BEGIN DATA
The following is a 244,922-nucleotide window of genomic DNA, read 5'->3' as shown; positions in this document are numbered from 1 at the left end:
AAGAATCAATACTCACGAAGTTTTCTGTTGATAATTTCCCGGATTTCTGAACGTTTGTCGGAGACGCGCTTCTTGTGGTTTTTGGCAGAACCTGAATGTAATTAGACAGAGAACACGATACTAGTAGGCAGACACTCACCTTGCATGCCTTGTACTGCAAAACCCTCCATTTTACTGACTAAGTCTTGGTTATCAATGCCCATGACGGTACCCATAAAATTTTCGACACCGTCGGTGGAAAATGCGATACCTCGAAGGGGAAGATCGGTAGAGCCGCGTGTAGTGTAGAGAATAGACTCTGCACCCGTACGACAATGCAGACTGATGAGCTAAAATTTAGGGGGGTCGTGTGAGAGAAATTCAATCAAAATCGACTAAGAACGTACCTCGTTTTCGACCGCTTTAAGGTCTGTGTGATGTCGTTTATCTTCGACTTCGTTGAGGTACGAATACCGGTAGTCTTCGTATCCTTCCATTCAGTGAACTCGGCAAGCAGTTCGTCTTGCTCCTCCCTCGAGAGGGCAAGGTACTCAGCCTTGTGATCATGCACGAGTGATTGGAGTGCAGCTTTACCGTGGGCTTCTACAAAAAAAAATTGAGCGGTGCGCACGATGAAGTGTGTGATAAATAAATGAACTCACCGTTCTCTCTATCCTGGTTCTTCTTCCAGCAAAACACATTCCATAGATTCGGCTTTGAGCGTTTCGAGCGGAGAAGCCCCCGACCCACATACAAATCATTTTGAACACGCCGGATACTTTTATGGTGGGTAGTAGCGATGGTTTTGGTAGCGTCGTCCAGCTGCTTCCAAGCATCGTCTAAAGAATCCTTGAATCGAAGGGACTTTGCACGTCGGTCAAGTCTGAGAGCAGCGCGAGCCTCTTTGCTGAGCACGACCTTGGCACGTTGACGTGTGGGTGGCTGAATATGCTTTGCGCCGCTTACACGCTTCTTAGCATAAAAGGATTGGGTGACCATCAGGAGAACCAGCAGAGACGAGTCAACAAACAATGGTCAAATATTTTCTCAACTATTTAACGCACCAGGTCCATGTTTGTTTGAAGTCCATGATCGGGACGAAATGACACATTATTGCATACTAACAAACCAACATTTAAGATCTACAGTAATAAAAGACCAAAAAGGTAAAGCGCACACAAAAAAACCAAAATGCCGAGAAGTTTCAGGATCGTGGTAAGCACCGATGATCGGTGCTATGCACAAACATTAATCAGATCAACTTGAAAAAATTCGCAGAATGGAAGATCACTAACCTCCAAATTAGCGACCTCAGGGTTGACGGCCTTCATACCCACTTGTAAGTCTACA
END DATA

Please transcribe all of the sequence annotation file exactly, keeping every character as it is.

The following is a 244,922-nucleotide window of genomic DNA, read 5'->3' as shown; positions in this document are numbered from 1 at the left end:
AAGAATCAATACTCACGAAGTTTTCTGTTGATAATTTCCCGGATTTCTGAACGTTTGTCGGAGACGCGCTTCTTGTGGTTTTTGGCAGAACCTGAATGTAATTAGACAGAGAACACGATACTAGTAGGCAGACACTCACCTTGCATGCCTTGTACTGCAAAACCCTCCATTTTACTGACTAAGTCTTGGTTATCAATGCCCATGACGGTACCCATAAAATTTTCGACACCGTCGGTGGAAAATGCGATACCTCGAAGGGGAAGATCGGTAGAGCCGCGTGTAGTGTAGAGAATAGACTCTGCACCCGTACGACAATGCAGACTGATGAGCTAAAATTTAGGGGGGTCGTGTGAGAGAAATTCAATCAAAATCGACTAAGAACGTACCTCGTTTTCGACCGCTTTAAGGTCTGTGTGATGTCGTTTATCTTCGACTTCGTTGAGGTACGAATACCGGTAGTCTTCGTATCCTTCCATTCAGTGAACTCGGCAAGCAGTTCGTCTTGCTCCTCCCTCGAGAGGGCAAGGTACTCAGCCTTGTGATCATGCACGAGTGATTGGAGTGCAGCTTTACCGTGGGCTTCTACAAAAAAAAATTGAGCGGTGCGCACGATGAAGTGTGTGATAAATAAATGAACTCACCGTTCTCTCTATCCTGGTTCTTCTTCCAGCAAAACACATTCCATAGATTCGGCTTTGAGCGTTTCGAGCGGAGAAGCCCCCGACCCACATACAAATCATTTTGAACACGCCGGATACTTTTATGGTGGGTAGTAGCGATGGTTTTGGTAGCGTCGTCCAGCTGCTTCCAAGCATCGTCTAAAGAATCCTTGAATCGAAGGGACTTTGCACGTCGGTCAAGTCTGAGAGCAGCGCGAGCCTCTTTGCTGAGCACGACCTTGGCACGTTGACGTGTGGGTGGCTGAATATGCTTTGCGCCGCTTACACGCTTCTTAGCATAAAAGGATTGGGTGACCATCAGGAGAACCAGCAGAGACGAGTCAACAAACAATGGTCAAATATTTTCTCAACTATTTAACGCACCAGGTCCATGTTTGTTTGAAGTCCATGATCGGGACGAAATGACACATTATTGCATACTAACAAACCAACATTTAAGATCTACAGTAATAAAAGACCAAAAAGGTAAAGCGCACACAAAAAAACCAAAATGCCGAGAAGTTTCAGGATCGTGGTAAGCACCGATGATCGGTGCTATGCACAAACATTAATCAGATCAACTTGAAAAAATTCGCAGAATGGAAGATCACTAACCTCCAAATTAGCGACCTCAGGGTTGACGGCCTTCATACCCACTTGTAAGTCTACA